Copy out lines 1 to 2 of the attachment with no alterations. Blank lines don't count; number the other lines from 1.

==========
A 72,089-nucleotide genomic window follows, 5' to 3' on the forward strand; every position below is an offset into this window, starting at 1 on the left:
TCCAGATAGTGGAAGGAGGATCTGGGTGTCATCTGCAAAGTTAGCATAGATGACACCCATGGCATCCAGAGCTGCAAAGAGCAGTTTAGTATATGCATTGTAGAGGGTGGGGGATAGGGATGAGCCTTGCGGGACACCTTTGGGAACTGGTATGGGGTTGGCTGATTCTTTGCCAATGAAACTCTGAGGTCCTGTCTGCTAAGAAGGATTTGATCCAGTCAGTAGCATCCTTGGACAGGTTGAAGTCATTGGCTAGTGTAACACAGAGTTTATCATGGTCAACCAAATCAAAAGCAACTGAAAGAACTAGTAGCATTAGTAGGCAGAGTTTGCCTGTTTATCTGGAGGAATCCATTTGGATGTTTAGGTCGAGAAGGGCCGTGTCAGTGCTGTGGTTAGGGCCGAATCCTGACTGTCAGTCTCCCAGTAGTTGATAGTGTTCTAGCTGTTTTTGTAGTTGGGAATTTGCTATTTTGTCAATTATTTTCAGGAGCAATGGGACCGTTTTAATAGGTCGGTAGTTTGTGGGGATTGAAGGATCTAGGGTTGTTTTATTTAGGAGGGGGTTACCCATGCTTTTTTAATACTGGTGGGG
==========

A 72,089-nucleotide genomic window follows, 5' to 3' on the forward strand; every position below is an offset into this window, starting at 1 on the left:
TCCAGATAGTGGAAGGAGGATCTGGGTGTCATCTGCAAAGTTAGCATAGATGACACCCATGGCATCCAGAGCTGCAAAGAGCAGTTTAGTATATGCATTGTAGAGGGTGGGGGATAGGGATGAGCCTTGCGGGACACCTTTGGGAACTGGTATGGGGTTGGCTGATTCTTTGCCAATGAAACTCTGAGGTCCTGTCTGCTAAGAAGGATTTGATCCAGTCAGTAGCATCCTTGGACAGGTTGAAGTCATTGGCTAGTGTAACACAGAGTTTATCATGGTCAACCAAATCAAAAGCAACTGAAAGAACTAGTAGCATTAGTAGGCAGAGTTTGCCTGTTTATCTGGAGGAATCCATTTGGATGTTTAGGTCGAGAAGGGCCGTGTCAGTGCTGTGGTTAGGGCCGAATCCTGACTGTCAGTCTCCCAGTAGTTGATAGTGTTCTAGCTGTTTTTGTAGTTGGGAATTTGCTATTTTGTCAATTATTTTCAGGAGCAATGGGACCGTTTTAATAGGTCGGTAGTTTGTGGGGATTGAAGGATCTAGGGTTGTTTTATTTAGGAGGGGGTTACCCATGCTTTTTTAATACTGGTGGGG